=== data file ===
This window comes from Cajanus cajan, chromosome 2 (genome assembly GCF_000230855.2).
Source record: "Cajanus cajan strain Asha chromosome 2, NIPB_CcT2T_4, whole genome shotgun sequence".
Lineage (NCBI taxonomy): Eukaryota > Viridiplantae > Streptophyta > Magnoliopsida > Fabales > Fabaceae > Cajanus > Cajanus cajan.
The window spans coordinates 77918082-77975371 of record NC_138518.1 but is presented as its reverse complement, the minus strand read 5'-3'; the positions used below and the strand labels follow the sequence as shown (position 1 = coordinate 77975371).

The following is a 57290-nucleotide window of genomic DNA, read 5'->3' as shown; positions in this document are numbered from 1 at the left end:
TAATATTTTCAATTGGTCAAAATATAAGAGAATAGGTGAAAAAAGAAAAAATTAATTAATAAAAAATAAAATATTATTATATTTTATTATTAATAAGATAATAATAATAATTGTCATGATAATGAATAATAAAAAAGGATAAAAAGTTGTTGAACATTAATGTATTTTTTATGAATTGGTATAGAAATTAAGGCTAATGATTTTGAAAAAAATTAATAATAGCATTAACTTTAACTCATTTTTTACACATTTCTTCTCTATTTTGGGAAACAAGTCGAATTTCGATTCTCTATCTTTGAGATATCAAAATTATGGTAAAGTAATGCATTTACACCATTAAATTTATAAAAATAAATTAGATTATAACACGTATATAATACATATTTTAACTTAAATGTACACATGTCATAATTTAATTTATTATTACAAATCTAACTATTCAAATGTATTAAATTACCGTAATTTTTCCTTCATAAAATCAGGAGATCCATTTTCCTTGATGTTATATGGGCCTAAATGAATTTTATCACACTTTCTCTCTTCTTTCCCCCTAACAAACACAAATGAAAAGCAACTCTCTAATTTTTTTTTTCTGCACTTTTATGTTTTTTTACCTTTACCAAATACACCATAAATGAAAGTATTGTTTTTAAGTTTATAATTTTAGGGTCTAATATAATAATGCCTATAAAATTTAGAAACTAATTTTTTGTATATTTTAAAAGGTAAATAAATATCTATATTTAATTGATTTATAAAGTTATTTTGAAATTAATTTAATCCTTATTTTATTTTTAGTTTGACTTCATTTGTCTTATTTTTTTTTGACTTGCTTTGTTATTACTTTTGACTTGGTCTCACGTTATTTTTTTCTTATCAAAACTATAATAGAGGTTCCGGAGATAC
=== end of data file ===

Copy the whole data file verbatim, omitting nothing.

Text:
This window comes from Cajanus cajan, chromosome 2 (genome assembly GCF_000230855.2).
Source record: "Cajanus cajan strain Asha chromosome 2, NIPB_CcT2T_4, whole genome shotgun sequence".
Lineage (NCBI taxonomy): Eukaryota > Viridiplantae > Streptophyta > Magnoliopsida > Fabales > Fabaceae > Cajanus > Cajanus cajan.
The window spans coordinates 77918082-77975371 of record NC_138518.1 but is presented as its reverse complement, the minus strand read 5'-3'; the positions used below and the strand labels follow the sequence as shown (position 1 = coordinate 77975371).

The following is a 57290-nucleotide window of genomic DNA, read 5'->3' as shown; positions in this document are numbered from 1 at the left end:
TAATATTTTCAATTGGTCAAAATATAAGAGAATAGGTGAAAAAAGAAAAAATTAATTAATAAAAAATAAAATATTATTATATTTTATTATTAATAAGATAATAATAATAATTGTCATGATAATGAATAATAAAAAAGGATAAAAAGTTGTTGAACATTAATGTATTTTTTATGAATTGGTATAGAAATTAAGGCTAATGATTTTGAAAAAAATTAATAATAGCATTAACTTTAACTCATTTTTTACACATTTCTTCTCTATTTTGGGAAACAAGTCGAATTTCGATTCTCTATCTTTGAGATATCAAAATTATGGTAAAGTAATGCATTTACACCATTAAATTTATAAAAATAAATTAGATTATAACACGTATATAATACATATTTTAACTTAAATGTACACATGTCATAATTTAATTTATTATTACAAATCTAACTATTCAAATGTATTAAATTACCGTAATTTTTCCTTCATAAAATCAGGAGATCCATTTTCCTTGATGTTATATGGGCCTAAATGAATTTTATCACACTTTCTCTCTTCTTTCCCCCTAACAAACACAAATGAAAAGCAACTCTCTAATTTTTTTTTTCTGCACTTTTATGTTTTTTTACCTTTACCAAATACACCATAAATGAAAGTATTGTTTTTAAGTTTATAATTTTAGGGTCTAATATAATAATGCCTATAAAATTTAGAAACTAATTTTTTGTATATTTTAAAAGGTAAATAAATATCTATATTTAATTGATTTATAAAGTTATTTTGAAATTAATTTAATCCTTATTTTATTTTTAGTTTGACTTCATTTGTCTTATTTTTTTTTGACTTGCTTTGTTATTACTTTTGACTTGGTCTCACGTTATTTTTTTCTTATCAAAACTATAATAGAGGTTCCGGAGATAC